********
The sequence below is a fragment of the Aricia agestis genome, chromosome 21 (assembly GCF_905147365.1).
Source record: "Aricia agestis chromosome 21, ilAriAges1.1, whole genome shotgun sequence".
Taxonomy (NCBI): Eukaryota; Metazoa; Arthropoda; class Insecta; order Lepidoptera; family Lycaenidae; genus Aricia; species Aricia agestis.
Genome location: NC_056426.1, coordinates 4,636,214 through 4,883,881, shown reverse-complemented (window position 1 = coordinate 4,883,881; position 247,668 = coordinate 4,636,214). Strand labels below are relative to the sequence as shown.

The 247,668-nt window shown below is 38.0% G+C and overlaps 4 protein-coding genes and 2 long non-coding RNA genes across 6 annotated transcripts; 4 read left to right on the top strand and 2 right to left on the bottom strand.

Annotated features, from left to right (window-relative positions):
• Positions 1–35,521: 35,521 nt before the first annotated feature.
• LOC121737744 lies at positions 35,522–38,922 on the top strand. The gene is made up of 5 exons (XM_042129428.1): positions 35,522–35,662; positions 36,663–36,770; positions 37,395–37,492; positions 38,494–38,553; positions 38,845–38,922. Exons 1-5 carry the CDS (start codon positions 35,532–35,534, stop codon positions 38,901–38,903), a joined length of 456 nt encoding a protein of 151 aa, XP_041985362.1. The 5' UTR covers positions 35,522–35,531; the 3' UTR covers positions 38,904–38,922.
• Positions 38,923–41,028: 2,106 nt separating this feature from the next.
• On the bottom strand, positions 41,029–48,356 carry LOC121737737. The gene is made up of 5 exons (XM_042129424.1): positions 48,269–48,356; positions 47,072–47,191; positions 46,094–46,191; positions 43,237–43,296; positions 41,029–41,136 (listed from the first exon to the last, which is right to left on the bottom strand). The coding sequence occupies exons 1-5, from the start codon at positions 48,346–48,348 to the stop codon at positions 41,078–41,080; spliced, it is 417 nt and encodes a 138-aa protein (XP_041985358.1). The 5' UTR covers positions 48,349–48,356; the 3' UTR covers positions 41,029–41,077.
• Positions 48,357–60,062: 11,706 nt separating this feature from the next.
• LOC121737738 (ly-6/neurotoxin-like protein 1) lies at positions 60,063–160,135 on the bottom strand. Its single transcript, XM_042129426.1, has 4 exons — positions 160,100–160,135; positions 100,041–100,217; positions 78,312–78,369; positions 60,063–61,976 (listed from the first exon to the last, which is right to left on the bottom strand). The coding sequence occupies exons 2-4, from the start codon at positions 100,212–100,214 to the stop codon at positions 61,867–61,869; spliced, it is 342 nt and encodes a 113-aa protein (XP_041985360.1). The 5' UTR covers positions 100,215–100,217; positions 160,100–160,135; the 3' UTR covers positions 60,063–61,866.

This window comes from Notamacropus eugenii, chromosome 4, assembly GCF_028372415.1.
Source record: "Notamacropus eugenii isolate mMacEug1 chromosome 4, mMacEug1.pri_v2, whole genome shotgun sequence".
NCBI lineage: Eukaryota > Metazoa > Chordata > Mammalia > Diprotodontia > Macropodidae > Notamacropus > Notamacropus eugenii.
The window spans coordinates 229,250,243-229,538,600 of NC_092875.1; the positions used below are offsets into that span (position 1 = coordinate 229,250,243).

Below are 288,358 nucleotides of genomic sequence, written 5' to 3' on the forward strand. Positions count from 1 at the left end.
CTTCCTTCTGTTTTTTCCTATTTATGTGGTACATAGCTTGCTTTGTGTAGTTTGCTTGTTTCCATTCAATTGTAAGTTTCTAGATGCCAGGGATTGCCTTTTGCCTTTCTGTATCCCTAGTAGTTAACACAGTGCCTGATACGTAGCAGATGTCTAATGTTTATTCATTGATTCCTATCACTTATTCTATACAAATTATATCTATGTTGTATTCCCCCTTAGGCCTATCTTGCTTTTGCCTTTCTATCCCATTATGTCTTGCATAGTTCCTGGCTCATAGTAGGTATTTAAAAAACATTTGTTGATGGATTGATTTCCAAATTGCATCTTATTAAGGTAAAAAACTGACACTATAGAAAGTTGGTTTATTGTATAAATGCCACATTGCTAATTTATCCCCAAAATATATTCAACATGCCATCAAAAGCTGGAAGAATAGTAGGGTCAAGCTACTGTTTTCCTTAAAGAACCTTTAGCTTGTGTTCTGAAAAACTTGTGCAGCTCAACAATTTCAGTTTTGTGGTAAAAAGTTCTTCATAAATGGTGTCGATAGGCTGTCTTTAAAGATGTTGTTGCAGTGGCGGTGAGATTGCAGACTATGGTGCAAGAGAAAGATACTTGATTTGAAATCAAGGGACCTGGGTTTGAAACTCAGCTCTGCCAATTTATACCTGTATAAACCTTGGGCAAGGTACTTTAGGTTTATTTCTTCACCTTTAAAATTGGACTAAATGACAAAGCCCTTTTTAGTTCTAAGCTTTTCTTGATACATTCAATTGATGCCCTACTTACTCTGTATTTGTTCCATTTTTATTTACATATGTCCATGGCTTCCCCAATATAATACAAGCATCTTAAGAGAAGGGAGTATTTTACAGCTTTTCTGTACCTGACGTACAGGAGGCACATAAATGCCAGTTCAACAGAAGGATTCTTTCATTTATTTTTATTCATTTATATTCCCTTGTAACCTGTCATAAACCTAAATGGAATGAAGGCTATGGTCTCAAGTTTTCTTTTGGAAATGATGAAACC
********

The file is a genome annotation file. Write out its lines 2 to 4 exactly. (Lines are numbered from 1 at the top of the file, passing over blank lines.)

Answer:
Source record: "Aricia agestis chromosome 21, ilAriAges1.1, whole genome shotgun sequence".
Taxonomy (NCBI): Eukaryota; Metazoa; Arthropoda; class Insecta; order Lepidoptera; family Lycaenidae; genus Aricia; species Aricia agestis.
Genome location: NC_056426.1, coordinates 4,636,214 through 4,883,881, shown reverse-complemented (window position 1 = coordinate 4,883,881; position 247,668 = coordinate 4,636,214). Strand labels below are relative to the sequence as shown.